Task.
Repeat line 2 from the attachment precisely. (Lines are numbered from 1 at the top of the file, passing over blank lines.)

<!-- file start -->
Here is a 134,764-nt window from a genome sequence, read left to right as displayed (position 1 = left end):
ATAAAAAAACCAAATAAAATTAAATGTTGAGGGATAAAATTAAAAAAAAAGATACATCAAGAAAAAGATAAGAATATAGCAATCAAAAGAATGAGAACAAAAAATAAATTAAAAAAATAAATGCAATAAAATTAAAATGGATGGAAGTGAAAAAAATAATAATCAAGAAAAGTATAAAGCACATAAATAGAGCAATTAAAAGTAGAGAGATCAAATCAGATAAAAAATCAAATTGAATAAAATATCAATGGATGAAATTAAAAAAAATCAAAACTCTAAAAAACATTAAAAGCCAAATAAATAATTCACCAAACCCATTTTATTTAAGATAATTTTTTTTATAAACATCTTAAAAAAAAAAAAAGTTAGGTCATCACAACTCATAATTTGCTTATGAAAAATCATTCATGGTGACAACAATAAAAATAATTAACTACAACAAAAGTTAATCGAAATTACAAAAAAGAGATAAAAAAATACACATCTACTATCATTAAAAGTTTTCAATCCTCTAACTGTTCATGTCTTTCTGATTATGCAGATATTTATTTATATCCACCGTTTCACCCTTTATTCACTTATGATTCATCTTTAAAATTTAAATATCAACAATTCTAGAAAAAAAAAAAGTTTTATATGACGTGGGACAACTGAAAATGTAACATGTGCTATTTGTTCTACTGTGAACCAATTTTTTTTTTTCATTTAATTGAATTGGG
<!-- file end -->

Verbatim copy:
ATAAAAAAACCAAATAAAATTAAATGTTGAGGGATAAAATTAAAAAAAAAGATACATCAAGAAAAAGATAAGAATATAGCAATCAAAAGAATGAGAACAAAAAATAAATTAAAAAAATAAATGCAATAAAATTAAAATGGATGGAAGTGAAAAAAATAATAATCAAGAAAAGTATAAAGCACATAAATAGAGCAATTAAAAGTAGAGAGATCAAATCAGATAAAAAATCAAATTGAATAAAATATCAATGGATGAAATTAAAAAAAATCAAAACTCTAAAAAACATTAAAAGCCAAATAAATAATTCACCAAACCCATTTTATTTAAGATAATTTTTTTTATAAACATCTTAAAAAAAAAAAAAGTTAGGTCATCACAACTCATAATTTGCTTATGAAAAATCATTCATGGTGACAACAATAAAAATAATTAACTACAACAAAAGTTAATCGAAATTACAAAAAAGAGATAAAAAAATACACATCTACTATCATTAAAAGTTTTCAATCCTCTAACTGTTCATGTCTTTCTGATTATGCAGATATTTATTTATATCCACCGTTTCACCCTTTATTCACTTATGATTCATCTTTAAAATTTAAATATCAACAATTCTAGAAAAAAAAAAAGTTTTATATGACGTGGGACAACTGAAAATGTAACATGTGCTATTTGTTCTACTGTGAACCAATTTTTTTTTTTCATTTAATTGAATTGGG